“Somehow by day, no matter what, I patch myself together whole, But all my effort can’t offset–the nightly nakedness of soul– When Angels in a dark descent–strip off my integument.
I am a cornered rebel pinched–Between night’s armies and my lack, And when inside the bedclothes hunched- I feel the force of their attack, I hardly know what I can do, Exposed to God at half past two.
I once believed my being full, But night thoughts prove that it is not. Waking scared and miserable, I scrape the bottom of the pot. And then must bow down and confess–totality of emptiness.
Kings once ventured, it is said. To offer gold and frankincense But I send nothing from my bed–except a tattered penitence. So very little has accrued–From years of doubtful plenitude.
God who tear away my cover, Oh, pour your Spirit into me–until my emptiness runs over with golden superfluity, and so bow down and offer up–Yourself within my earthly cup.”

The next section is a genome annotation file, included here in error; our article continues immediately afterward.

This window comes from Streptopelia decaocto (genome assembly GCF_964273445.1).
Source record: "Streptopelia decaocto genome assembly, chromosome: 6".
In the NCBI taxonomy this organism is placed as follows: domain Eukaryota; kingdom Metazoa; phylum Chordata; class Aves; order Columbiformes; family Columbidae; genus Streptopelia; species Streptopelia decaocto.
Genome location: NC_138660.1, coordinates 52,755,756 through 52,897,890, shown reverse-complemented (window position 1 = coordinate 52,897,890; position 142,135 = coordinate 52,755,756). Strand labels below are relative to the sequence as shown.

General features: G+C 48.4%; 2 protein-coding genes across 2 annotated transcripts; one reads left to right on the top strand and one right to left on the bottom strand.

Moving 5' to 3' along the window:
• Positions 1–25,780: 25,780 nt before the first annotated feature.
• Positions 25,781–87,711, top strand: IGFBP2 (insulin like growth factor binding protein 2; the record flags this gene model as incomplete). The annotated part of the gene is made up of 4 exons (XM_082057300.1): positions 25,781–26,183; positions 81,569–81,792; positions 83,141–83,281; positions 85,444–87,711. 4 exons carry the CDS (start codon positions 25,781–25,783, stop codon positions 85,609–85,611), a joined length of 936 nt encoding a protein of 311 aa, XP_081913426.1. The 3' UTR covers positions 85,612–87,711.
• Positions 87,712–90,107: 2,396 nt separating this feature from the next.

Night Thoughts by William F. Bell
For all of you who have wrestled with God at half past two….
Everything is more intense at night. Long ago times and spaces swirl with the present in a dance of cellular memory.
Perhaps in those spaces there is also a wrestling in the places unseen.
God who tear away my cover…
I love the poet William Bell’s honesty. Those Kings of old? Gold and frankincense were in their hands. Me? I send nothing from my bed. Even my prayers are tattered.
And then the paradox. Until my emptiness runs over…
And the cup is full. Of something other than me.
I see this again and again in the still spaces between Day and night. These are the spaces between, in which babies like to be born.
It is always when the woman is utterly at the end of herself that the baby births, right into the mama’s waiting hands.
That image feels appropriate here, reflecting on these haunting words. It is holy ground, the long waiting in the long night.
And I bow down and offer up, Yourself within my earthen cup.
From the Lenten Poetry Companion, Mystic Activists, Neighborhood Ministries.
Bell, William F. “Night Thoughts” from America Magazine, Vol. 187, No. 18, 12/02/2002.